There are no two ways around it: property owners are in the middle of an amenity race.
I recently asked a friend who’s moving into a luxury building in Chicago what attracted him to the space. He could barely contain his excitement. “They have one of those golf machines,” he said with a huge smile. “It’s like your own personal Top Golf at home.” Perplexed, I responded, “Justin, do you even golf?” “No… not really,” he admitted.
Justin’s experience is a prime example of how the great amenity race has reached its peak. From golf simulators to bowling alleys to enough Peloton Bikes to fill a spin class, owners supply it all to get that visceral “wow” from prospective and future tenants. And they almost always do. As more and more renters sign on the dotted line, owners are encouraged to recommit to the amenity race for every new building.
To be honest, I completely understand the instinct to provide the flashiest amenities. Prospects respond positively and renters love to brag about their new buildings. Still, every reward comes with a risk. Amenities aren’t exempt from shifts in consumer preferences. Think of how many treadmills and other cardio equipment you’ve seen outfitted with an iPod dock. Now, think about how many times you’ve actually used that dock. Developers went all-in on integrated media systems, and then Bluetooth came along and made them obsolete overnight.
iPod- ready treadmills aren’t the first example of an amenity investment becoming irrelevant upon a building’s launch, and it certainly won’t be the last.
Even amenities with staying power go underutilized. Those eager nods in response to a 6 AM spin class or the Fall mixer become nothing more than wishful thinking over time. I’ve toured countless buildings with panoramic roof decks and lavish pools with no loungers or swimmers in site.
By now, it should be clear that even tried-and-true amenities require a critical eye long before a capital investment comes into the picture. Below are my best practices in amenity investments to increase the value of your amenities and your buildings:
1. Program for a future of mixed-use hospitality
Consider programming your buildings to maximize the number of stakeholders who can utilize your amenity spaces. Today, most multi-family buildings have one consumer: the renter. Tomorrow, buildings across the country will also cater to hotel guests, members and shoppers. The best amenities will be flexible enough to accommodate these unique sets of wants and needs.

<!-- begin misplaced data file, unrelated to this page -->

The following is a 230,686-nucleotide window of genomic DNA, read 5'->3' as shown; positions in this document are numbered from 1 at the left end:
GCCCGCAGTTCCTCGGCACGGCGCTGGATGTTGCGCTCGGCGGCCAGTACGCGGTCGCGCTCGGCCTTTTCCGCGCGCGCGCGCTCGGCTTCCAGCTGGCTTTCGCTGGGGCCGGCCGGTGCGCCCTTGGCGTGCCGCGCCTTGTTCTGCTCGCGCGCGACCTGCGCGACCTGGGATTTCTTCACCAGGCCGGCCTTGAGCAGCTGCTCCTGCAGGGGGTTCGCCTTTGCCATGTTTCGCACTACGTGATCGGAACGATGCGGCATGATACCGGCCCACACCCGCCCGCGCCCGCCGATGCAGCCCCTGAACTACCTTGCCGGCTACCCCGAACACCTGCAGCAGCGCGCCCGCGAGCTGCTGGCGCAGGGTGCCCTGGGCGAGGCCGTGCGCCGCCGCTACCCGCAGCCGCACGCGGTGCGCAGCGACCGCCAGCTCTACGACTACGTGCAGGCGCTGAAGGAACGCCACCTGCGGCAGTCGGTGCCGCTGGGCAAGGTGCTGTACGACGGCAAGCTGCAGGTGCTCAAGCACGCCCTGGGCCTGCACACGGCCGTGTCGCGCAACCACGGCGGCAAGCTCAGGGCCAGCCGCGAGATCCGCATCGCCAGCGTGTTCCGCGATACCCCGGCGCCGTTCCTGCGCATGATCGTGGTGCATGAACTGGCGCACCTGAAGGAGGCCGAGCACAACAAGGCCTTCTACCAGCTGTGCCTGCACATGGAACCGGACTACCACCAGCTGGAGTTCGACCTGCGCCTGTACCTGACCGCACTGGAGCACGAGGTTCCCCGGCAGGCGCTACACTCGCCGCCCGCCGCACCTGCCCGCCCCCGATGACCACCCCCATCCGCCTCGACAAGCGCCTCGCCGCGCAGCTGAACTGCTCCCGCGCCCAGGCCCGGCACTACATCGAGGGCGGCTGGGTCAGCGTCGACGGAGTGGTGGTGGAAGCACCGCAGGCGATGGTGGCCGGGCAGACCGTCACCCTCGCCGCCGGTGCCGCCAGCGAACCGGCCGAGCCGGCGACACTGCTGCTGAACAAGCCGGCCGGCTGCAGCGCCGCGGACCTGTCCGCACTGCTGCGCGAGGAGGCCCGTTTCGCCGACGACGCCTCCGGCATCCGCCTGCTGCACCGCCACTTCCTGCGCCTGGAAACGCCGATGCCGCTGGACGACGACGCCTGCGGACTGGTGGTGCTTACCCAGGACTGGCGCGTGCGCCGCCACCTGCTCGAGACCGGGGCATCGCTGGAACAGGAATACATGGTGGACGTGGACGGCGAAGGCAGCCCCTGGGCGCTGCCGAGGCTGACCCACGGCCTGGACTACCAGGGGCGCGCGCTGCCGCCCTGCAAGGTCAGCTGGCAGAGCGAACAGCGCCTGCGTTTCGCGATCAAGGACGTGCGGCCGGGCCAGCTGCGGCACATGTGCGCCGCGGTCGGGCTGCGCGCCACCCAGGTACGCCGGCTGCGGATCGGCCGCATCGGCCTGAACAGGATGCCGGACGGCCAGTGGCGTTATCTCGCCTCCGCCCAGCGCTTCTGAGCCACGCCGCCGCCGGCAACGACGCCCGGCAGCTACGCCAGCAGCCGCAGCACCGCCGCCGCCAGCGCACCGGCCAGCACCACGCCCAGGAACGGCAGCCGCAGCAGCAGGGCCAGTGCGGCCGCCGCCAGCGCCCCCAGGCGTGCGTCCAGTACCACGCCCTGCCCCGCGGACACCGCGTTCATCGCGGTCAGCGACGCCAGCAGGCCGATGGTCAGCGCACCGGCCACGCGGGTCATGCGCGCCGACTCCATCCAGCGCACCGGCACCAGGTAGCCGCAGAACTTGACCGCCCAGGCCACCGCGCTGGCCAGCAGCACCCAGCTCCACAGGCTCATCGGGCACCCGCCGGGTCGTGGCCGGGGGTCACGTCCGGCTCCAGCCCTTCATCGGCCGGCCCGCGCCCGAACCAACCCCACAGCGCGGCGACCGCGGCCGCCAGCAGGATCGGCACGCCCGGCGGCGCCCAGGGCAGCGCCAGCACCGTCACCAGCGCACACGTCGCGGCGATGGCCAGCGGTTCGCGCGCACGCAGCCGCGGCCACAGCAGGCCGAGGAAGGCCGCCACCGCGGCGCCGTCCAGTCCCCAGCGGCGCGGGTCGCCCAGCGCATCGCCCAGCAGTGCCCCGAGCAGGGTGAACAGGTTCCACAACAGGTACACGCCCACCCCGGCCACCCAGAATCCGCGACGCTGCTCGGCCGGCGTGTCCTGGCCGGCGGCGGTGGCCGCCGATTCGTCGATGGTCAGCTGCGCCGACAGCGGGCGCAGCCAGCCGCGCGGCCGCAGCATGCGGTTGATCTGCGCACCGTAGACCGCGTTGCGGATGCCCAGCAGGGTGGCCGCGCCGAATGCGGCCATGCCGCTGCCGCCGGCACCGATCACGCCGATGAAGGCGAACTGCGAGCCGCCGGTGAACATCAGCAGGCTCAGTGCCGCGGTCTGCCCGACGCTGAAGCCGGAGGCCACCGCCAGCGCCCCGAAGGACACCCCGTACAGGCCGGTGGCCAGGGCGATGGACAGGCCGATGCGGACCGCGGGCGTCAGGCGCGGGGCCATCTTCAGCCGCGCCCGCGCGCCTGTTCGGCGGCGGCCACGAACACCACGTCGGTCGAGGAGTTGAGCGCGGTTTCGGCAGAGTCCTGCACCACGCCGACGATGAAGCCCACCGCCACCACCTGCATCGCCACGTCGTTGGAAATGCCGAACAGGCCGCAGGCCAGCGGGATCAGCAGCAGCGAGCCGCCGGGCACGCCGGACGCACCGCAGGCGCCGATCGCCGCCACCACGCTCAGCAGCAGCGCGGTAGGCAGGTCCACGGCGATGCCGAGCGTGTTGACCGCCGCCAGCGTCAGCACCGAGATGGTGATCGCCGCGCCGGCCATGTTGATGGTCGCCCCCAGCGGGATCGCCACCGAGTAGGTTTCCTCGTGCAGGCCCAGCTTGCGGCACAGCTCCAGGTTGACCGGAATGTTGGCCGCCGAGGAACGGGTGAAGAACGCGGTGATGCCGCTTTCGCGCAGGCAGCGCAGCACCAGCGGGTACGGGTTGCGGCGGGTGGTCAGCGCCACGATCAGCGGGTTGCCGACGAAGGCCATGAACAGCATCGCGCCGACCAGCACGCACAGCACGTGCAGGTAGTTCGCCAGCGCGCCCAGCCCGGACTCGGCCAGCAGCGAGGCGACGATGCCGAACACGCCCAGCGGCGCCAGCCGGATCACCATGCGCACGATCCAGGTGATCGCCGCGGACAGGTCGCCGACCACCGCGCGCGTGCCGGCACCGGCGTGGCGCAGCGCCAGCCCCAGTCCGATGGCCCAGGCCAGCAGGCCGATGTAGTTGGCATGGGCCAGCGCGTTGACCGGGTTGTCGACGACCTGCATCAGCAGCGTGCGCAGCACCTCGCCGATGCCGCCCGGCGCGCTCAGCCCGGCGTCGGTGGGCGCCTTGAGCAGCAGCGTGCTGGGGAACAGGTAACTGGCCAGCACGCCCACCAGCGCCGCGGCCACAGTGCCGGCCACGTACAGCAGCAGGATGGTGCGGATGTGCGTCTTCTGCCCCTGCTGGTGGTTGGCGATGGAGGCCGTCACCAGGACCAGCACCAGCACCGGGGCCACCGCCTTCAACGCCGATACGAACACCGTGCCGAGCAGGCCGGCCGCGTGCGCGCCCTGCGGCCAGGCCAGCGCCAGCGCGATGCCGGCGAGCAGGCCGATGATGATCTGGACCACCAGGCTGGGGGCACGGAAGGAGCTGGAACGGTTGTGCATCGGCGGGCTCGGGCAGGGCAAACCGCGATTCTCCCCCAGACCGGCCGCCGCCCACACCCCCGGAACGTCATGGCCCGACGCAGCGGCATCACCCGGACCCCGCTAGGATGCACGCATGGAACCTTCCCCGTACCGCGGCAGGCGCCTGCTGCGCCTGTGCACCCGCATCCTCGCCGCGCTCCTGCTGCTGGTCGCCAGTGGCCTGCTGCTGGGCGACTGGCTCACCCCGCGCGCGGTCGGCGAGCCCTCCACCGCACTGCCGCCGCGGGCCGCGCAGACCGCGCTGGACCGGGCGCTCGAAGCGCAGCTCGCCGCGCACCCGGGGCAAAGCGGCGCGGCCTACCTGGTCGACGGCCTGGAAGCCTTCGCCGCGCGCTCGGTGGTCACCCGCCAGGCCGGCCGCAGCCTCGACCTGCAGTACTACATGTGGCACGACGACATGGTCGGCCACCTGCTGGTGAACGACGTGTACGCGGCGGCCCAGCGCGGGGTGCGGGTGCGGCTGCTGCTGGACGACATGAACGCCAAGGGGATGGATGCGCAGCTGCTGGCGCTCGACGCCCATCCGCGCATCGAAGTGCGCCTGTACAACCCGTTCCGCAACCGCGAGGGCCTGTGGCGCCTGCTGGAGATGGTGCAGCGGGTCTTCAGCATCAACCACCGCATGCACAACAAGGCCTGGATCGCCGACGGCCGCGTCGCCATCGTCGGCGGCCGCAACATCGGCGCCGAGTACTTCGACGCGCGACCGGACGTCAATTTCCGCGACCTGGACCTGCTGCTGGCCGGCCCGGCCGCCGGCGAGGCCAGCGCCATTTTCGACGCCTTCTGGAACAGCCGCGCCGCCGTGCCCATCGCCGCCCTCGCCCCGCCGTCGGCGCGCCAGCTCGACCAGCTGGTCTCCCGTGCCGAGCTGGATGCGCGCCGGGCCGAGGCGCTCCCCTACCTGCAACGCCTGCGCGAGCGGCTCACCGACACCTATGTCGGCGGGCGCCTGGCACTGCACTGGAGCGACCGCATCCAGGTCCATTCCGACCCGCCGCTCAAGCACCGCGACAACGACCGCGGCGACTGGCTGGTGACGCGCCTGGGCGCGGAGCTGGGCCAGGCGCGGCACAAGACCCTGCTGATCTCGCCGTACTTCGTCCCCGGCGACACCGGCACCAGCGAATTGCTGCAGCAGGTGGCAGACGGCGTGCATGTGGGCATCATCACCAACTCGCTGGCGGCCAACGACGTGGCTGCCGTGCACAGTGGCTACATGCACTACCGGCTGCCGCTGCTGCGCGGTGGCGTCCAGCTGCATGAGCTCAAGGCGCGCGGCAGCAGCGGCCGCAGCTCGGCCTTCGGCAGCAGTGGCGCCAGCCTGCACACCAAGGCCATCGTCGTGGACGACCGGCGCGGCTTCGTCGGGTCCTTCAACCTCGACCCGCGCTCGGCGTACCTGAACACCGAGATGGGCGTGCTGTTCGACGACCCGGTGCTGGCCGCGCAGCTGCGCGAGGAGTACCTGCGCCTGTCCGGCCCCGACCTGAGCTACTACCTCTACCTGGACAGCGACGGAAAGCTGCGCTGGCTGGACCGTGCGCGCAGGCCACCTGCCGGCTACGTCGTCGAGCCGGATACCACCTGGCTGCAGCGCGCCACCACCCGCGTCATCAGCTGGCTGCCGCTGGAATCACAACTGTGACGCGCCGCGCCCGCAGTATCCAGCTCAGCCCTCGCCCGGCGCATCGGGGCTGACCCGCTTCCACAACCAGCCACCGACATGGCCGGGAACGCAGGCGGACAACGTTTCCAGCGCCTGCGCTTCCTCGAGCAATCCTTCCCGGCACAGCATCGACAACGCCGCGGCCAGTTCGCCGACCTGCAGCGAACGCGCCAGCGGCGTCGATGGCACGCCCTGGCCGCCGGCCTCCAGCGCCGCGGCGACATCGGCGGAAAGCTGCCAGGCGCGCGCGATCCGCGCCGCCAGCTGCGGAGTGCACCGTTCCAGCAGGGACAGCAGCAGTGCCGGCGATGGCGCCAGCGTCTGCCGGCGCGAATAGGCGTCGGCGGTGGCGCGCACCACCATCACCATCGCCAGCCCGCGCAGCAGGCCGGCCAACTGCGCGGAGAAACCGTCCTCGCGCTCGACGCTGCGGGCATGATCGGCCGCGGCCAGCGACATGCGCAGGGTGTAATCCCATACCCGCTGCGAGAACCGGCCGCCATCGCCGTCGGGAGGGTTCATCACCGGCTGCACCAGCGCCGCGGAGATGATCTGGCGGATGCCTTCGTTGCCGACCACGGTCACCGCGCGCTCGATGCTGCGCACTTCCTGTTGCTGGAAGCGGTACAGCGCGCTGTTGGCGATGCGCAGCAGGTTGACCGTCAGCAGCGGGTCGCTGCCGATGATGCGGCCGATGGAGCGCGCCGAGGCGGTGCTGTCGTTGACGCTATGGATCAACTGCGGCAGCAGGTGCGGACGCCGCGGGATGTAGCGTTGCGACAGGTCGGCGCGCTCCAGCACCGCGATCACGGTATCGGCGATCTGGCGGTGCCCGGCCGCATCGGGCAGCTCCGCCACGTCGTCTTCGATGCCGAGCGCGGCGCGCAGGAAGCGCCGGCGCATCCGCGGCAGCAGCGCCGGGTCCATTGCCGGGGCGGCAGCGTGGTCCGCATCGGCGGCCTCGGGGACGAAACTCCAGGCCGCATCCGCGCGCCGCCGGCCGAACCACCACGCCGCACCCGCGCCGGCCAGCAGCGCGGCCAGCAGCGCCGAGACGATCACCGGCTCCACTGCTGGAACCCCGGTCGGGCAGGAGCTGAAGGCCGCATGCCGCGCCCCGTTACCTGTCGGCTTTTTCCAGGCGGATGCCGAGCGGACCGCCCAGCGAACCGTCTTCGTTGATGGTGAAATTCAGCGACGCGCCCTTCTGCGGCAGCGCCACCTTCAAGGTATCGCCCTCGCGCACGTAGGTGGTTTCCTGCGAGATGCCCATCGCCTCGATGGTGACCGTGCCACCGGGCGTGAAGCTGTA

For example, hotel guests are not as likely to reserve a screening room as they would be to utilize a shared workspace. Tired shoppers browsing the various food and beverage options in your property are likely to want lounges where they can consume their cold brews in peace. You could see fitness members who need locker rooms to store their personal items and shower before or after work. Residents will always want exclusive amenities that are only accessible to long-term lessees: think private sections for fitness, unique roof deck quarters, reservable party rooms, and more.
Mapping out these distinct and varying considerations of your buildings’ potential consumers will allow you to effectively review the applicability of your offerings to each group, and thus optimize their usage rates.
2. Access control is the key to amenity utilization
Even the most thoughtfully designed amenity spaces face utilization issues. Residents like Justin are wooed by the siren song of the golf simulator when they sign a lease, but they don’t even own a golf club. However, in a diversified building environment like the one I touched on above, we still have to think about the non-residents who may be the next Brooks Koepka in training. Making these niche amenities accessible with defined access parameters will allow golf enthusiasts to pay to hit balls in the simulator, generating ancillary revenue for the building. It will also allow property owners to have a top-down view of who has access to these amenities.
A golf simulator is just the tip of the iceberg. Thinking about any future amenity with an access control plan in mind will allow you to appeal to a much wider segment of potential customers, which can have a big impact on future revenue.
3. Note the amenities that truly matter
Sure, bowling alleys positively impact rent acquisition. “And here’s our private bowling alley” is easily on the all-time top-10 list of humble property brags.
But how do they play into rent retention? Is a resident going to renew for an amenity that they hardly ever use?
I believe that the most impactful building investments are engaging digital services. The resident who has an amazing digital experience via an all-in-one application is going to think twice about moving to a building that doesn’t offer those conveniences. What if that tech is so engaging that she re-visits the app multiple times a day for core renter services and hospitality offerings? Can she live without that digital amenity?
Digital amenities are the new frontier because they update in real time. They’re flexible enough to capture new, popular services and sunset outdated ones. Reach out to Livly to discuss partnering on a digital experience for your buildings.
Regardless of trends and preferences, developers will continue to spend on newer, bigger and shinier and amenities. Some of these investments will be fads; others will help drive new residents and renewals. Before committing to big expenses, utilize these best practices to stay ahead of the curve.